Tesla's demon-haunted cars in Irma's path get a temporary battery-life boost

I bet they have an accountant there trying to figure out the exact tax write off they would be able to get for donating all that extra capacity to people in need.


Of course Mary Barra brought the consumer version of the Bolt to market with greater range and a cheaper price earlier. You can actually buy the car - not buy a waiting list. And get it serviced at a dealer down the block.

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Not if they’re evil, but the head of Tesla has mentioned that he’s somewhat interested in making the world better. Also, lower product failure rate is in their interest as they’re the ones on the hook to fix things under warranty.

Edited to add multiple replies–not quite sure if this will work.

@winkybber WRT autopilot. Yes, they all have the hardware, but the inclusion of that follows my earlier arguement about the battery hand only having to develop and manufacture one set of parts. It very well may be cheaper for them to include all of that hardware in the car rather than selectively install it. In regards to the ‘essentially costless to Tesla’ part of it, I’d argues that it’s not anywhere near as costless. If they enable autopilot in a car, they bear a lot of liability for any failure it may have. Given the immature level of self driving ability that has been developed at this time, that’s a very non-zero cost.


That’s a cheeseburger.


In the mid 1980s I bought an Atari computer (Mega ST) with two megabytes of memory. They also sold this computer with four megabytes. After I had it for several months I decided to open it up and see how difficult it would be to add the other two MB of RAM.

After yanking off the RFI shield I was surprised to find that all of the memory was fully populated. I looked up the chip numbers and found that 4 MB was already installed. So why did the system report only 2 MB? I had to remove the whole PCB and flip it over to find out why. There were two unsoldered pins on the 2nd bank of memory. I got a fine tipped soldering iron and fixed that problem, and had an instant upgrade. Savings of over $350, iirc.


You only get to eat the cheese if you upgrade


That’s a nice thought.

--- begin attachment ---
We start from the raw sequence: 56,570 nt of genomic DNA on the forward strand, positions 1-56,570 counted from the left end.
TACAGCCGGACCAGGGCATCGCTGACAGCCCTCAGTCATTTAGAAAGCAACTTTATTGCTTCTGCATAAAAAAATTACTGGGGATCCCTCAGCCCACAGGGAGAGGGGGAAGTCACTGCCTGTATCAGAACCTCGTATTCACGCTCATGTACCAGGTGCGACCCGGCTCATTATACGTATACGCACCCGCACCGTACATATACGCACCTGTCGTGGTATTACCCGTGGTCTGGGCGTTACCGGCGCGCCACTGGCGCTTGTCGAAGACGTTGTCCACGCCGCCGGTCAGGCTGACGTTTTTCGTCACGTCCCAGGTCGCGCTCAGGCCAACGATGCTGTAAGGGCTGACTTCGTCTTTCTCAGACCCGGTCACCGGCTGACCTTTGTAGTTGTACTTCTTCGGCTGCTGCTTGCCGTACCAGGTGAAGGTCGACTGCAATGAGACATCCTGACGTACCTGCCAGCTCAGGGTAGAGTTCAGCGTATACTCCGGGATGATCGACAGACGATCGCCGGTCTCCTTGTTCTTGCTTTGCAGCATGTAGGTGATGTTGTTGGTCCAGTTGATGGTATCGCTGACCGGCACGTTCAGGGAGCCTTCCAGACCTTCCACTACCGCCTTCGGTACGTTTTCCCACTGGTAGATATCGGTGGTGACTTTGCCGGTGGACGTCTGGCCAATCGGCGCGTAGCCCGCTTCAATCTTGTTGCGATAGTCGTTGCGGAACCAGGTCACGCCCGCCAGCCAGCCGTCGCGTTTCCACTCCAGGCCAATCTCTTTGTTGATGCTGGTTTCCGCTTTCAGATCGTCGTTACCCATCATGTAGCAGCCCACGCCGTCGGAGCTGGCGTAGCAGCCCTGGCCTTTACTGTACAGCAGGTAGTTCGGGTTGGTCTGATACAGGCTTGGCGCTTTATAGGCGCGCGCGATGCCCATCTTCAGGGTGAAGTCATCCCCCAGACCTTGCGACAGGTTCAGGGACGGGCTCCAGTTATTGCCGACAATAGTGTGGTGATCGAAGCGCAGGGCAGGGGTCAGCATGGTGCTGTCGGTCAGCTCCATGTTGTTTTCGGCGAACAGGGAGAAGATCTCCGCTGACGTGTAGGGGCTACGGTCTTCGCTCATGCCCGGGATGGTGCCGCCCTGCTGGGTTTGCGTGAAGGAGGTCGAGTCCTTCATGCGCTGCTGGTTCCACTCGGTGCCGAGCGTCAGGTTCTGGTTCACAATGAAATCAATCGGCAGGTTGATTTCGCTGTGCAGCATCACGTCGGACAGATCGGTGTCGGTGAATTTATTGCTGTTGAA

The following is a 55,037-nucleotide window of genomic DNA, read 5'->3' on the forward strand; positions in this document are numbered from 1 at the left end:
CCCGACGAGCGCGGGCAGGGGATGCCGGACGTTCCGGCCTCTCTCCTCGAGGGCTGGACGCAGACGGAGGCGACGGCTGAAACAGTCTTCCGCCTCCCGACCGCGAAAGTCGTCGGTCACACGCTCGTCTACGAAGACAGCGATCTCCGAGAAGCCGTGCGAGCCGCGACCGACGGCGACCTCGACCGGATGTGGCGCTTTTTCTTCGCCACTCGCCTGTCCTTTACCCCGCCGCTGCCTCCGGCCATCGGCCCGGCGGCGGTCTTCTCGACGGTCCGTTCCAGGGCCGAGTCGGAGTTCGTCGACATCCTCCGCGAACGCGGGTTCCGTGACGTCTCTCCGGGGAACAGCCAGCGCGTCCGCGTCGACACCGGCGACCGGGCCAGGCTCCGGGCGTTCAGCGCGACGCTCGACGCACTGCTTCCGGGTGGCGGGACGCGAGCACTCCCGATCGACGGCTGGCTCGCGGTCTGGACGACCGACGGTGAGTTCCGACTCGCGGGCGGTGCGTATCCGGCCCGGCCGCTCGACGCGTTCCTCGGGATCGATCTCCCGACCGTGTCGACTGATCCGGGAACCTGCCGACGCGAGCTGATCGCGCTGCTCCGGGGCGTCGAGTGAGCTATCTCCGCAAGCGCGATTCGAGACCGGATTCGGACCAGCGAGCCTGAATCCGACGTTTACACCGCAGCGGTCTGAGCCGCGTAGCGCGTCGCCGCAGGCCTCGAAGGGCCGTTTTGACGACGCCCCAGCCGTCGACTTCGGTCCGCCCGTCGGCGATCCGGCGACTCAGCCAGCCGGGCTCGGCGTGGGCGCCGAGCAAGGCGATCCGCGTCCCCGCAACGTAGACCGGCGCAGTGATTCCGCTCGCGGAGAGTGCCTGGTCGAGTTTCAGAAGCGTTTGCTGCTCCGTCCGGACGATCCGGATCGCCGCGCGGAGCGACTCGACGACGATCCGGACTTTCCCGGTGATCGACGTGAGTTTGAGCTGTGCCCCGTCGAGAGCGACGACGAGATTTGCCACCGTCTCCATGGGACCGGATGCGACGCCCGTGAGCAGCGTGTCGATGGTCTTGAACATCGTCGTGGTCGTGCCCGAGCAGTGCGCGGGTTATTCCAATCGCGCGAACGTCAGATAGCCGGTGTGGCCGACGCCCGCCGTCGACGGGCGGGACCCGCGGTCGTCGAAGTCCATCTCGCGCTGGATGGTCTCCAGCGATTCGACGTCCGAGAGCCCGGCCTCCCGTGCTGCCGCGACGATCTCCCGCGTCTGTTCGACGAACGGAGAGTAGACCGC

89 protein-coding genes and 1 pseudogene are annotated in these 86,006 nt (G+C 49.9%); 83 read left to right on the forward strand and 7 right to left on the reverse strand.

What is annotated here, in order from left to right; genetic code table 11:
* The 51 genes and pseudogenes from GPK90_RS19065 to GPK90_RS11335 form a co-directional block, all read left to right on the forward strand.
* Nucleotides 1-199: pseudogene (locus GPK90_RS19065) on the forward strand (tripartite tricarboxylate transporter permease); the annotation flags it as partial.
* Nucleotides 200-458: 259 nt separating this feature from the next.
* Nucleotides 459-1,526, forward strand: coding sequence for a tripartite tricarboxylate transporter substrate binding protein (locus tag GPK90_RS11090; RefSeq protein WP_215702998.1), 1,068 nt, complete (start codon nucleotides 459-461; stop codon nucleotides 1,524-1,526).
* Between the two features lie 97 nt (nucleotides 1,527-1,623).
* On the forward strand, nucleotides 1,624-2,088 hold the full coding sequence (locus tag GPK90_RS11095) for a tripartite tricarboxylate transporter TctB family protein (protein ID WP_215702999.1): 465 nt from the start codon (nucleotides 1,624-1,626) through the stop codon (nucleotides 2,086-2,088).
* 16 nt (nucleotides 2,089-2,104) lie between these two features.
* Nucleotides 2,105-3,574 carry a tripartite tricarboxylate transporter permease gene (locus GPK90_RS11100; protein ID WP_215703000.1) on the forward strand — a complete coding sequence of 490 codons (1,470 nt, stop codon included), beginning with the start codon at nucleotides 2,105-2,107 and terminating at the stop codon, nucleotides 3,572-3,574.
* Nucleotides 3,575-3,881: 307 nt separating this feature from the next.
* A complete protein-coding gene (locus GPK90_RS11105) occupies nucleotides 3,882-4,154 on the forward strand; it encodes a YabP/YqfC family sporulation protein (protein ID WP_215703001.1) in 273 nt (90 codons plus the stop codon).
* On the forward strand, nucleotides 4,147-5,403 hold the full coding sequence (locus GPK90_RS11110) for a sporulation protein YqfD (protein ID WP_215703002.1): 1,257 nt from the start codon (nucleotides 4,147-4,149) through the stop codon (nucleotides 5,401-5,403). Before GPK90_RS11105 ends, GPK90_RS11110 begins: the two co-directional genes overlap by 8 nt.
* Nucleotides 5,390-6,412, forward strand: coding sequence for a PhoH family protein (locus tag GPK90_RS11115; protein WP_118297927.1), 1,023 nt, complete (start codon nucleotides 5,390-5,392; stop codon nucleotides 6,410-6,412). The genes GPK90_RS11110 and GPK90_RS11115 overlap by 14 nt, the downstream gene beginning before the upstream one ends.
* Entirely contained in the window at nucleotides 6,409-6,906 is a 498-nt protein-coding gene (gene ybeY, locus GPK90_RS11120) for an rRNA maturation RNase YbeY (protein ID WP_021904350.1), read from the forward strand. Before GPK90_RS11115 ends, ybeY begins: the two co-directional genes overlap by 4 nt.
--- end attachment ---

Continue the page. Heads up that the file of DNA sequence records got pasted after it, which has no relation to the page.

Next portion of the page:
The question, I guess, becomes where exactly does making the world better coincide with maximizing shareholder value.
I mean, intentions are conditional, and do change over time, just sayin’.


The story, as I understand it, was that originally Tesla sold the 60 kwh model only, with the 60 kwh battery. After a time they started producing the 75 kwh battery to replace the 60 kwh one, and they introduced it to the cars as a choice between a 75 kwh car, and software-limited 60 kwh car sold at the original 60 kwh version’s price point, upgradable to 75 kwh. The software limited line lasted a year before being discontinued.

Is this evil? Up to you I guess.


Doesn’t your “benefits to the purchaser and to Tesla” analysis require ignoring all the people paying the 75KWh price for hardware that is apparently viable to sell for the 60KWh price?

I don’t think anyone is accusing Tesla of being stupid; a firmware mod is almost certainly the more cost effective way to implement price discrimination compared to having two different designs, especially for a relatively low volume part that likely requires regulatory validation; just noting that a tier price discrimination approach is a pretty much textbook strategy for trying to maximize your cut of the value of the transaction; and that using a firmware mod as the differentiating factor only works if you maintain tight control over the behavior of the software for the life of the product.


The question seems to be “if, in maximizing shareholder value, you incidentally make the world a better place, are you still evil?”


One could be brought to wonder.